Rewiring the complex web of global trade is no easy task. Vested interests, trust issues, skills gaps and the need to achieve critical scale in the network are all barriers to overcome. While emerging actors who are more agile and less beholden to legacy infrastructure can play a catalyzing role, technological interoperability and regulation that incentivizes the adoption of standards will be key to developing a TradeTech ecosystem that levels the playing field.

In the Global Trade Risks Report 2023 survey of more than 500 global business leaders from around the world conducted by the UAE’s Ministry of Economy, the development, deployment and governance of new technology were identified as the biggest challenges to the multilateral trading system. In particular, 63% of respondents said that “rapid technological advances requiring adaptation” would have a “high,” “very high” or “extremely high” impact on global trade. A similar percentage suggested that cross-border data flows and the associated issues of data privacy, intellectual property protection and digital security are among the most significant risks.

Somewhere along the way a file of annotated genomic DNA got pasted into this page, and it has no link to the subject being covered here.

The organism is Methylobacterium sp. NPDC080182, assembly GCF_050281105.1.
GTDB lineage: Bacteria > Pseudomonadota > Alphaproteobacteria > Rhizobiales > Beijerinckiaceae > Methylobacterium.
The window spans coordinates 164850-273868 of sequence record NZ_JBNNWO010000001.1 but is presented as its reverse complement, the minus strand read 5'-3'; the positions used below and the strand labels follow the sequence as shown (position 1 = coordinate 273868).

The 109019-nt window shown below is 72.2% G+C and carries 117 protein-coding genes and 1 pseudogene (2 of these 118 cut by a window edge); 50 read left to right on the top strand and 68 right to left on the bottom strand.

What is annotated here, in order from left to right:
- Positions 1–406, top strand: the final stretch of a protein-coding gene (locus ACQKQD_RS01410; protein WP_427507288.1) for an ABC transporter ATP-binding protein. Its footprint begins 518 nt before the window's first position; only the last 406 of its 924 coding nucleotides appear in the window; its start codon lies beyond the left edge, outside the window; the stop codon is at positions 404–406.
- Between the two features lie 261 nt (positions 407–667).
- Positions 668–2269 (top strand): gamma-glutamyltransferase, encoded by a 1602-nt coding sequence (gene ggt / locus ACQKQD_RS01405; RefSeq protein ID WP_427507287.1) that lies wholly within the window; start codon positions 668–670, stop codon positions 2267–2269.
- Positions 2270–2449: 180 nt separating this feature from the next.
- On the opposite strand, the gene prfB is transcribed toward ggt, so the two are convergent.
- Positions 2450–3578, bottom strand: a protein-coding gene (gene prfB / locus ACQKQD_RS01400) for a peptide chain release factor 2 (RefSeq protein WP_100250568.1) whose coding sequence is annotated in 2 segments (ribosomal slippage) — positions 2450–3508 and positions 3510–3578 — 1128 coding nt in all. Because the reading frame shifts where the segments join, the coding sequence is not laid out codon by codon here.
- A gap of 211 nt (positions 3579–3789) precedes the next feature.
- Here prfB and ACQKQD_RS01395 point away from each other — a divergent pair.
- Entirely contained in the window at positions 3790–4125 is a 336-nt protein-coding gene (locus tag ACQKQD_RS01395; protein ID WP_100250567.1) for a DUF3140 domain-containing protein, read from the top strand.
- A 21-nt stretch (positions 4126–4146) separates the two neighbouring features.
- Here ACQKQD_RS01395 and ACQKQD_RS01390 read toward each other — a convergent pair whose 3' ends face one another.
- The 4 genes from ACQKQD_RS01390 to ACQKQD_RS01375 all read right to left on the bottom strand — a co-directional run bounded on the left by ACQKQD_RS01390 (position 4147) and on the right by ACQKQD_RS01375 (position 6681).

In January last year, the UAE’s Ministry of Economy and the Abu Dhabi Department of Economic Development (ADDED) partnered with the Forum to launch a TradeTech Initiative that will begin to tackle many of these issues. It brings together innovators and investors to accelerate the deployment of TradeTech solutions and establish regulatory sandboxes to optimize their integration into global supply chains. The goal is to not only make trade more efficient but also more accessible and transparent.

As we build towards MC13, we must embrace the potential of TradeTech tools and create the frameworks for their effective deployment. It is a pivotal moment that points to an exciting new trade era capable of unlocking huge value for us all. I invite everyone to join us on this journey.